Available reels: 5
|Creator||Canada. Dept. of Indian Affairs|
|Title||Office of the Indian Reserve Commissioner for the Province of British Columbia|
RG 10 B 6
|Document source||Library and Archives Canada / Bibliothèque et Archives Canada|
Following a number of unsuccessful attempts to resolve the problem of Indian land in British Columbia, a three-man commission made up of Dominion and Provincial representatives and a joint commissioner was established in 1876. The Commission existed until 1910. During this time, it allotted more than 1,000 Indian reserves in British Columbia. The initial committee consisted of three men, but they worked as a group for only one year. The federal commissioner, Gilbert Sproat, carried on alone from 1878 until 1880. Peter O'Reilly replaced Sproat until 1888. Then A.W. Powell became the commissioner until 1910. Public opinion was against the commission because settlers thought it was too generous.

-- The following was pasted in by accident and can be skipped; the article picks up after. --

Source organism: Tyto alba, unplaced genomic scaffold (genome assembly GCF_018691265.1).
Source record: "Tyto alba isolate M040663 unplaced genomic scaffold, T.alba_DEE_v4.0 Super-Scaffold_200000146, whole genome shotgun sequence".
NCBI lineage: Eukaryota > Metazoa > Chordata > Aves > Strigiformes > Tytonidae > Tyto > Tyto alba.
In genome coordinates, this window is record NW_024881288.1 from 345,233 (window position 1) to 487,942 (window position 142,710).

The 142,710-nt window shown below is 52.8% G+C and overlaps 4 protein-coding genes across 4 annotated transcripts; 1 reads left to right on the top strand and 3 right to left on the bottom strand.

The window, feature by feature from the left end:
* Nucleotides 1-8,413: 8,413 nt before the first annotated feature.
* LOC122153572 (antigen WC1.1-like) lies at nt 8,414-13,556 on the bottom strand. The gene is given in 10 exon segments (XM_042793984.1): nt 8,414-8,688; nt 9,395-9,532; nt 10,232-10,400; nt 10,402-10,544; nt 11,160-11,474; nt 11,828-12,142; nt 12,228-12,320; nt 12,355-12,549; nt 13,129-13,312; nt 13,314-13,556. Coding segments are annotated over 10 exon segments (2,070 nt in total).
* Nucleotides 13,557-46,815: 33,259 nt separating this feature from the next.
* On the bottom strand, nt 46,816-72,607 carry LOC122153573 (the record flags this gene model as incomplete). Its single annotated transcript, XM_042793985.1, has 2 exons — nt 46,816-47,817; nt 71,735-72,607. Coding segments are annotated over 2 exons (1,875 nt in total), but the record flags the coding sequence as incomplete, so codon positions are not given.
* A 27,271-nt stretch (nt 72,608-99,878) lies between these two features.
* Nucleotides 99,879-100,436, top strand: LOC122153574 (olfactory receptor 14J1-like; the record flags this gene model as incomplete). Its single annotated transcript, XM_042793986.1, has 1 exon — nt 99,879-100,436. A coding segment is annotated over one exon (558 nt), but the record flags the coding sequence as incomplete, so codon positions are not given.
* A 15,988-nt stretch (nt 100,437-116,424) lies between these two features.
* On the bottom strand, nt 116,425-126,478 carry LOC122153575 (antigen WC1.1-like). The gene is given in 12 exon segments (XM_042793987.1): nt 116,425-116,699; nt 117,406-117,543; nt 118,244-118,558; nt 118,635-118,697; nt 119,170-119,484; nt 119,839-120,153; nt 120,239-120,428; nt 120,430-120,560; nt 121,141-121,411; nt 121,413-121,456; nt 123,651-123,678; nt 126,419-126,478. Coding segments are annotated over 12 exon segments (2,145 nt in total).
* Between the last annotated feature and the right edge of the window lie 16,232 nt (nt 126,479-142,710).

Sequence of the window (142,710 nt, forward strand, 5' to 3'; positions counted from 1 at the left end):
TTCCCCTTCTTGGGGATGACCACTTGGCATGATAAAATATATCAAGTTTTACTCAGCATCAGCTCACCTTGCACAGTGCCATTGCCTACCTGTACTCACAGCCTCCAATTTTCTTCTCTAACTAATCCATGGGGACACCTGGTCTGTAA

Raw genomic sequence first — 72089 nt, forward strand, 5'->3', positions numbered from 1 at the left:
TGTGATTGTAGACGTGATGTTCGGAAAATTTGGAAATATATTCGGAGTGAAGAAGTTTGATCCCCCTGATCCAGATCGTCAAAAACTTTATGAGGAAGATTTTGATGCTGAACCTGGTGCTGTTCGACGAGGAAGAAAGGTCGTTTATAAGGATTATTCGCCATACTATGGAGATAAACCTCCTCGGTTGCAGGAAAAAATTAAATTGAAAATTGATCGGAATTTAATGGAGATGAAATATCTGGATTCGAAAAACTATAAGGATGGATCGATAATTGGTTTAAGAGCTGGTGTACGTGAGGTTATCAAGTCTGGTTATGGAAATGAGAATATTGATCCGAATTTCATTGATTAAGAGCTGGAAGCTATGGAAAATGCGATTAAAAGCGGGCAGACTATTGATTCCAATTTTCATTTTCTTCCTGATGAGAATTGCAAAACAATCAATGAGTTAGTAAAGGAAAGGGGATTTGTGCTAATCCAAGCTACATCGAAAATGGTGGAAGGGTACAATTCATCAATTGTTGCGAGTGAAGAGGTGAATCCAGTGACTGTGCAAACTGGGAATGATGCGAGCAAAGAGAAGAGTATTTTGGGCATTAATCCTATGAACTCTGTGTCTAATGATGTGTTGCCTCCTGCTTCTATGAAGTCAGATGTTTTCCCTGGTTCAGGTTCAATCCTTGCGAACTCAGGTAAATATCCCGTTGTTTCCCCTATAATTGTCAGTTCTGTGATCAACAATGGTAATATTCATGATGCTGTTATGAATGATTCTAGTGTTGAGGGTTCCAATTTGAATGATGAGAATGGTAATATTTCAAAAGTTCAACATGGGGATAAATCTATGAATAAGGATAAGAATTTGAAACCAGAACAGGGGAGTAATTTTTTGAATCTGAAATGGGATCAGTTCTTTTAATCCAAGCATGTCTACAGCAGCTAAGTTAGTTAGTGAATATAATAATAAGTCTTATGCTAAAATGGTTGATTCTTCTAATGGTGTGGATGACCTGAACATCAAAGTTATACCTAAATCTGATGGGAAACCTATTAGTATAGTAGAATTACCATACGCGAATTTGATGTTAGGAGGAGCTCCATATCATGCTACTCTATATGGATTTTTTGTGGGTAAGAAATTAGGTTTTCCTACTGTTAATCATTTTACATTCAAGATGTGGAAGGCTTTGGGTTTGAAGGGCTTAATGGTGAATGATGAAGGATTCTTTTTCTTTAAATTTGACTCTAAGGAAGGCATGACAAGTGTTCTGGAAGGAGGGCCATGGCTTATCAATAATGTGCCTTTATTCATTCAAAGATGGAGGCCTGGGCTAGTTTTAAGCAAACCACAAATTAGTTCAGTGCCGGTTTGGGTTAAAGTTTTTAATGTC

Microfilm reel C-13902 consists of a minute book of the proceedings of the Commission, 1877. Microfilm reels C-13900 to C-13902 consist of copies of letters sent by the Reserve Commission, 1876-1910. Microfilm reels T-3949 to T-3951 consists of correspondence received by the Indian Reserve Commissioner's Office.